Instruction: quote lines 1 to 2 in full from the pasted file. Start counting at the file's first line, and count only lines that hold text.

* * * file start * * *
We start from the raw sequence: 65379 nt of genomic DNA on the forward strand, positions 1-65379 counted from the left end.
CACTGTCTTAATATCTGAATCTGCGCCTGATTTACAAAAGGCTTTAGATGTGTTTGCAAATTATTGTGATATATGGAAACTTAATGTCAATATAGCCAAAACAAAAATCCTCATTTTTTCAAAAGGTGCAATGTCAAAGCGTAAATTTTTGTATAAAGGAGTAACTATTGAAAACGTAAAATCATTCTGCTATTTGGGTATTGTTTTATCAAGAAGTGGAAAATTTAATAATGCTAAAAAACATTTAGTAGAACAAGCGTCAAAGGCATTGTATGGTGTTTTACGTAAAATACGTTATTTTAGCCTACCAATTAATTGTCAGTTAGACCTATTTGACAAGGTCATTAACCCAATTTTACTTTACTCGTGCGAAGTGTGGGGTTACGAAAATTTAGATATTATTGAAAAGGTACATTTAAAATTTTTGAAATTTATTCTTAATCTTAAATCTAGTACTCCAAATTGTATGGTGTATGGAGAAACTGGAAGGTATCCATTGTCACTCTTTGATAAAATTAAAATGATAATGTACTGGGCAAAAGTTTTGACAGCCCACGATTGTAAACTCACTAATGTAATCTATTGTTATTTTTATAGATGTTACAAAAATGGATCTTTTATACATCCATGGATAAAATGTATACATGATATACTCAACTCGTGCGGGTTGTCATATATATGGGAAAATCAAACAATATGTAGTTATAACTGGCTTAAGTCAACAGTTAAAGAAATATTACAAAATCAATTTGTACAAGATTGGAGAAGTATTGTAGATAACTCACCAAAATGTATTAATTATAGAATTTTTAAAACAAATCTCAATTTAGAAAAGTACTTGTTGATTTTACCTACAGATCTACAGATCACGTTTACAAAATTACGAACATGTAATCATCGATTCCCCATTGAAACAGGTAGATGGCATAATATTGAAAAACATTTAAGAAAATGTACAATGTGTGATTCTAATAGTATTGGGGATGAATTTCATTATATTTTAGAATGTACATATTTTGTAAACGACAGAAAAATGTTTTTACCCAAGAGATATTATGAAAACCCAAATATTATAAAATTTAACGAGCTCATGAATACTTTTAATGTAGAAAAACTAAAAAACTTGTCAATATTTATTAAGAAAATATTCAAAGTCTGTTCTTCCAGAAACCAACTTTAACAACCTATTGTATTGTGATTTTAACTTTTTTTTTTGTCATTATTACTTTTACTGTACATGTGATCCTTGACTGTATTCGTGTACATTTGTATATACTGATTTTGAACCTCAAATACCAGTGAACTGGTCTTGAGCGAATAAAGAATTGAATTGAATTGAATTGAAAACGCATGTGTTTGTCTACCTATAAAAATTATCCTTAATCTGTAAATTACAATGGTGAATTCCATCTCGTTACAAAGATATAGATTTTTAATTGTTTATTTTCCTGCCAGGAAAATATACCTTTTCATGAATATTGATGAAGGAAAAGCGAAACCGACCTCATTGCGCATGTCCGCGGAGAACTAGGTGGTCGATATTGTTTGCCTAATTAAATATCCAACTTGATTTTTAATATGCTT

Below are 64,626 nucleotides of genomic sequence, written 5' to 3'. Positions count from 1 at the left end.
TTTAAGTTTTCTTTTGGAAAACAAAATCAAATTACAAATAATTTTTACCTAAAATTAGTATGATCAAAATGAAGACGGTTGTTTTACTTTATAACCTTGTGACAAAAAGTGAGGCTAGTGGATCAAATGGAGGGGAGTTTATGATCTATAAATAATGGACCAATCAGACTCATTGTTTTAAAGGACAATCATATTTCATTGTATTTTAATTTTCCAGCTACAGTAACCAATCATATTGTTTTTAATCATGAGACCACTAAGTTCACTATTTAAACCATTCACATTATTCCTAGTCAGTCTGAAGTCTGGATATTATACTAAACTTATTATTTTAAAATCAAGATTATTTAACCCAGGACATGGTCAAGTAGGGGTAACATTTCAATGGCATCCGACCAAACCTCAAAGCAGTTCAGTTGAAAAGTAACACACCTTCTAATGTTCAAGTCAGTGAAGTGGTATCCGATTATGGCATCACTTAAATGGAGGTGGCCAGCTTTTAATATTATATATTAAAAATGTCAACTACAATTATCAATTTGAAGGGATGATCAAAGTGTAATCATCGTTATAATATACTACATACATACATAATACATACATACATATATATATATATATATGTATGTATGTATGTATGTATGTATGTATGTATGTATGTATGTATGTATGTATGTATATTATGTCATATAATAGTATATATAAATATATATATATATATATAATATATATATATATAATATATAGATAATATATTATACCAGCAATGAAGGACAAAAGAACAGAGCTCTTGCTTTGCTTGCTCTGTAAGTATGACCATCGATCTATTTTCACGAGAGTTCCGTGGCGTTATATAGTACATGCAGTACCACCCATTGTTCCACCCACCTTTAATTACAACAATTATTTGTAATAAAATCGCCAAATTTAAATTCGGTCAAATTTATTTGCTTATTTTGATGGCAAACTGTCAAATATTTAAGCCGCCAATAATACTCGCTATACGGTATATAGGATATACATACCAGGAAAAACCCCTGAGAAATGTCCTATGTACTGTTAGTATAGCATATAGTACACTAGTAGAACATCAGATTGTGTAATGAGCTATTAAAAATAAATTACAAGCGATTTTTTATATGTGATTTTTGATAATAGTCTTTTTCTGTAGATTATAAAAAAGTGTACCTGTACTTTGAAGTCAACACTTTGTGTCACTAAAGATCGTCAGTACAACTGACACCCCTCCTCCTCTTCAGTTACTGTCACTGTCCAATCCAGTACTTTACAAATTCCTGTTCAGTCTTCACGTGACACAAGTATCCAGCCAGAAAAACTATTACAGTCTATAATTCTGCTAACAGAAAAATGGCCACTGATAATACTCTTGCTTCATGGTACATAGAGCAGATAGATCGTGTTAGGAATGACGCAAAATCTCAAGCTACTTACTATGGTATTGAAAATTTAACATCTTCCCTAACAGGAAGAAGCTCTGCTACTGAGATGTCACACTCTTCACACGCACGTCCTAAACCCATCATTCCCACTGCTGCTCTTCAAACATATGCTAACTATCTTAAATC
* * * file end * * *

We start from the raw sequence: 65379 nt of genomic DNA on the forward strand, positions 1-65379 counted from the left end.
CACTGTCTTAATATCTGAATCTGCGCCTGATTTACAAAAGGCTTTAGATGTGTTTGCAAATTATTGTGATATATGGAAACTTAATGTCAATATAGCCAAAACAAAAATCCTCATTTTTTCAAAAGGTGCAATGTCAAAGCGTAAATTTTTGTATAAAGGAGTAACTATTGAAAACGTAAAATCATTCTGCTATTTGGGTATTGTTTTATCAAGAAGTGGAAAATTTAATAATGCTAAAAAACATTTAGTAGAACAAGCGTCAAAGGCATTGTATGGTGTTTTACGTAAAATACGTTATTTTAGCCTACCAATTAATTGTCAGTTAGACCTATTTGACAAGGTCATTAACCCAATTTTACTTTACTCGTGCGAAGTGTGGGGTTACGAAAATTTAGATATTATTGAAAAGGTACATTTAAAATTTTTGAAATTTATTCTTAATCTTAAATCTAGTACTCCAAATTGTATGGTGTATGGAGAAACTGGAAGGTATCCATTGTCACTCTTTGATAAAATTAAAATGATAATGTACTGGGCAAAAGTTTTGACAGCCCACGATTGTAAACTCACTAATGTAATCTATTGTTATTTTTATAGATGTTACAAAAATGGATCTTTTATACATCCATGGATAAAATGTATACATGATATACTCAACTCGTGCGGGTTGTCATATATATGGGAAAATCAAACAATATGTAGTTATAACTGGCTTAAGTCAACAGTTAAAGAAATATTACAAAATCAATTTGTACAAGATTGGAGAAGTATTGTAGATAACTCACCAAAATGTATTAATTATAGAATTTTTAAAACAAATCTCAATTTAGAAAAGTACTTGTTGATTTTACCTACAGATCTACAGATCACGTTTACAAAATTACGAACATGTAATCATCGATTCCCCATTGAAACAGGTAGATGGCATAATATTGAAAAACATTTAAGAAAATGTACAATGTGTGATTCTAATAGTATTGGGGATGAATTTCATTATATTTTAGAATGTACATATTTTGTAAACGACAGAAAAATGTTTTTACCCAAGAGATATTATGAAAACCCAAATATTATAAAATTTAACGAGCTCATGAATACTTTTAATGTAGAAAAACTAAAAAACTTGTCAATATTTATTAAGAAAATATTCAAAGTCTGTTCTTCCAGAAACCAACTTTAACAACCTATTGTATTGTGATTTTAACTTTTTTTTTTGTCATTATTACTTTTACTGTACATGTGATCCTTGACTGTATTCGTGTACATTTGTATATACTGATTTTGAACCTCAAATACCAGTGAACTGGTCTTGAGCGAATAAAGAATTGAATTGAATTGAATTGAAAACGCATGTGTTTGTCTACCTATAAAAATTATCCTTAATCTGTAAATTACAATGGTGAATTCCATCTCGTTACAAAGATATAGATTTTTAATTGTTTATTTTCCTGCCAGGAAAATATACCTTTTCATGAATATTGATGAAGGAAAAGCGAAACCGACCTCATTGCGCATGTCCGCGGAGAACTAGGTGGTCGATATTGTTTGCCTAATTAAATATCCAACTTGATTTTTAATATGCTT